Crash Course: Returning to a School-Year Sleep Routine

Crash Course: Returning to a School-Year Sleep Routine

Return to a school year sleep routine

With school on the horizon, it’s likely supply lists have been checked off, overgrown locks trimmed, and backpacks filled to the brim. However, if kids haven’t transitioned back to school-year sleep habits, they might not be ready for the first day.

Trading summer’s relaxed sleep schedule for a school-year routine is an important part of back-to-school prep, says Asim Roy, M.D., medical director of the Ohio Sleep Medicine Institute in New Albany, Ohio.

Kids who get their required 9-12 hours of nightly slumber are primed for school-year success. Proper rest helps children learn and retain information, because memories are incorporated during REM sleep.

If a late summer bedtime lingers into the school year, kids will be subject to grouchiness, inattentiveness, or worse.

Don’t expect kids to fall back into their school-year sleep habits without some help. While you can’t make them celebrate summer’s end, you can plan for brighter mornings and happier days with some advance preparation.

Slow and Steady
Kids depend on a regular sleep schedule, so don’t wait until the last day of summer to dig out the alarm clock. Rising early after months of sleeping in can shock little bodies and leave kids in a daze during the critical first weeks of school.

Instead, give them time to adjust to the new schedule.

Roopa Thakur, M.D., pediatrician at Cleveland Clinic Children’s, recommends to begin helping kids adjust to a new schedule a week before the first day. Start by waking kids 15 minutes earlier in the morning, and moving bedtime earlier by the same amount of time. Continue adjusting both wake-up and bedtime by 15 to 20 minutes per day until both are appropriate for their school-day schedule.

Early to Bed, Early to Rise
During the transition, adjust both bedtime and wake-up time. Hitting the sack early isn’t enough; kids won’t be tired enough to fall asleep at an earlier hour unless they’re also waking earlier in the morning.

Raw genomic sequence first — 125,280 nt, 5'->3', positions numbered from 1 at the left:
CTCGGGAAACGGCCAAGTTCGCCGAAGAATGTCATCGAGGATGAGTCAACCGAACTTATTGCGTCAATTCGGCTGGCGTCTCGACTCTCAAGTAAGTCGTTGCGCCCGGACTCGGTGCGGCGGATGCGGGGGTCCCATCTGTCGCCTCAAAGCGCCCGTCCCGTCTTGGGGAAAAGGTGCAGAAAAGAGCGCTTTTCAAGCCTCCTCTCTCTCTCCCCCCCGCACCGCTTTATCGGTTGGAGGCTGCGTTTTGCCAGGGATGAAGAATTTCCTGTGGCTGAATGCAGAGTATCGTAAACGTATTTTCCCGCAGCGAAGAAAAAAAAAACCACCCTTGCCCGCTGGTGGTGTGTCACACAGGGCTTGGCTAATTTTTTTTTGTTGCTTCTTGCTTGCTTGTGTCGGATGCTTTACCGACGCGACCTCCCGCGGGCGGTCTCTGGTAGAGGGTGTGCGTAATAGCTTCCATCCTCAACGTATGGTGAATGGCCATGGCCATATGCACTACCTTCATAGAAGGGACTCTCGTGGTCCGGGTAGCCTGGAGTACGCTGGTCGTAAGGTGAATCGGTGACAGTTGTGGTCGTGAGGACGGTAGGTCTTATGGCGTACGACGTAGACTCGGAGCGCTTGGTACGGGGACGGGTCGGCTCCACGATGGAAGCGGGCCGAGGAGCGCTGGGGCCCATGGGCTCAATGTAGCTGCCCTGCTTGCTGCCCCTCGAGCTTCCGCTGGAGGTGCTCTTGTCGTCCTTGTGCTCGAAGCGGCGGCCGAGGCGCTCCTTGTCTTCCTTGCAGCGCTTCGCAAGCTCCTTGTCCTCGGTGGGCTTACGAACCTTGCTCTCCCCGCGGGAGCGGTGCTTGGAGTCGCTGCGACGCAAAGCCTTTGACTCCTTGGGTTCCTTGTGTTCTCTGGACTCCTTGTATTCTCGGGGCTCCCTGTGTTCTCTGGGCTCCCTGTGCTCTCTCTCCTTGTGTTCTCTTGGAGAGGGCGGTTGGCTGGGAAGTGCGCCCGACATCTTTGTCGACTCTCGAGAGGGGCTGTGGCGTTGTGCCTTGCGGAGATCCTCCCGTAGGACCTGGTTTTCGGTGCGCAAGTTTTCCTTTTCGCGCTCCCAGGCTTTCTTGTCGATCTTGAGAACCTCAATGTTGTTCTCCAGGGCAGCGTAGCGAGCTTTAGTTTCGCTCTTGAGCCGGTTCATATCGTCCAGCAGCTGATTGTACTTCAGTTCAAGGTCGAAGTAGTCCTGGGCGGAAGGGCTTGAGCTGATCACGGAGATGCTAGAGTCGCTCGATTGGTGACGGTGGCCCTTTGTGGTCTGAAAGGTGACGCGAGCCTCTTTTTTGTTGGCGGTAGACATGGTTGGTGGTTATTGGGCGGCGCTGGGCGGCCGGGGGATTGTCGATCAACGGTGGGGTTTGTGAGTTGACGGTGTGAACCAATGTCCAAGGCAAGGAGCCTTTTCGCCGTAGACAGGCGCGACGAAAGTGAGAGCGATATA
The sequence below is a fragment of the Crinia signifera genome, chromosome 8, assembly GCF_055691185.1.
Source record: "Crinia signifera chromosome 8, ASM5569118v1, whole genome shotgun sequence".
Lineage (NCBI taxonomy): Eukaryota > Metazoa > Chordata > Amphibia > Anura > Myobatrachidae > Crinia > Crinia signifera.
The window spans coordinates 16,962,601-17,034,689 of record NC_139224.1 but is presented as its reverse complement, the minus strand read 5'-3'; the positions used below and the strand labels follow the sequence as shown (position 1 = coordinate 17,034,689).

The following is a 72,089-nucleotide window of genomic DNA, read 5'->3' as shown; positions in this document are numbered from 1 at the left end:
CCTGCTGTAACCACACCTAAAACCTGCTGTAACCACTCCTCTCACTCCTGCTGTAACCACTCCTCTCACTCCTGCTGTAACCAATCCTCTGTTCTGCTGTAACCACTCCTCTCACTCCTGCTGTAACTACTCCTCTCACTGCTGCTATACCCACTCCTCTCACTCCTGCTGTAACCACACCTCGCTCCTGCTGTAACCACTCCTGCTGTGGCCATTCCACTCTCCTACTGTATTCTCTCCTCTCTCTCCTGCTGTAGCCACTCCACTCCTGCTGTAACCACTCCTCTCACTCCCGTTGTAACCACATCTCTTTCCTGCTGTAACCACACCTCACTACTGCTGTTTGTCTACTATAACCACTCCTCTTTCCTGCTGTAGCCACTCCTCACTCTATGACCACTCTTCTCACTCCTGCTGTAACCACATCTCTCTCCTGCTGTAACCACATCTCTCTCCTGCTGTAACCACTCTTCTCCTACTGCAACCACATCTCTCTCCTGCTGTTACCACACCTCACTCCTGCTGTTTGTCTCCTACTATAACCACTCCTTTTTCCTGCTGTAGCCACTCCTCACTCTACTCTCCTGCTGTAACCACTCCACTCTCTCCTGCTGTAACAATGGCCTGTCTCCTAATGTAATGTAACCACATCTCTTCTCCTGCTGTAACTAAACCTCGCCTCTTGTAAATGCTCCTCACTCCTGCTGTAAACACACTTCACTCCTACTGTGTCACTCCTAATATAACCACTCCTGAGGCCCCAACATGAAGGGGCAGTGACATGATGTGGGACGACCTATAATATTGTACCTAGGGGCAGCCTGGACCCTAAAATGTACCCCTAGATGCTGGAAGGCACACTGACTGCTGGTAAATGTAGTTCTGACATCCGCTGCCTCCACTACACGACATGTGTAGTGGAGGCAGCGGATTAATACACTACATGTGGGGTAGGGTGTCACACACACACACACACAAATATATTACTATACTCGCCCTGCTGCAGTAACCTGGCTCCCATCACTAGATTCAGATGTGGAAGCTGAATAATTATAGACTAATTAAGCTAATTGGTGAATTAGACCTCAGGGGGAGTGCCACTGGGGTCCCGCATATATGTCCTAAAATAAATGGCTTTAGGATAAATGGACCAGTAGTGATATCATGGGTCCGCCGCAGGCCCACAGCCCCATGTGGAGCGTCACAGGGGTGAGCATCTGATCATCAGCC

Once they’re up, let the sun shine in — fling open curtains to expose them to morning light, and serve breakfast in the brightest spot in the house.

They’ll be awake in no time, and the light will reset their internal clock to help them fall asleep earlier at night, says Vaishali Flask, M.D., pediatrician at Cleveland Clinic Children’s.

Though it’s vital to soak up sunlight and exercise during the day, it’s also vital to allow enough time to prepare the body for sleep, Flask says. An hour before bedtime, help kids slow down to prepare for sleep.

Draw the curtains to block out late-summer rays and limit stimulating television and video games. Spend time winding down as a family with books and other quiet activities.

Stay in the Groove
Kids’ bodies and brains depend on consistency, so aim to keep bedtimes in check even on weekends and school breaks. Thakur recommends keeping school-vacation bedtimes no more than an hour later than normal.

Sleeping in on weekends is a reality of our sleep-starved culture, but it’s no substitute for good everyday habits. A general rule of thumb: “If kids have to sleep in more than two hours later than normal on weekends, they’re probably not getting enough sleep during the week,” says Roslinde Collins-Gibbard, M.D., medical director at Rutland Regional Medical Center in Vermont.

When it comes to sleep, kids are not little adults. “Parents often wonder why it’s hard to get their child up and ready for school after eight hours of sleep. They’re not done sleeping yet!” Collins-Gibbard says. Good school-year snooze habits will make this year their best yet.


Malia Jacobson is a nationally published health and parenting journalist and mom of three. Her most recent book is “Sleep Tight, Every Night: Helping Toddlers and Preschoolers Sleep Well Without Tears, Tricks, or Tirades.”

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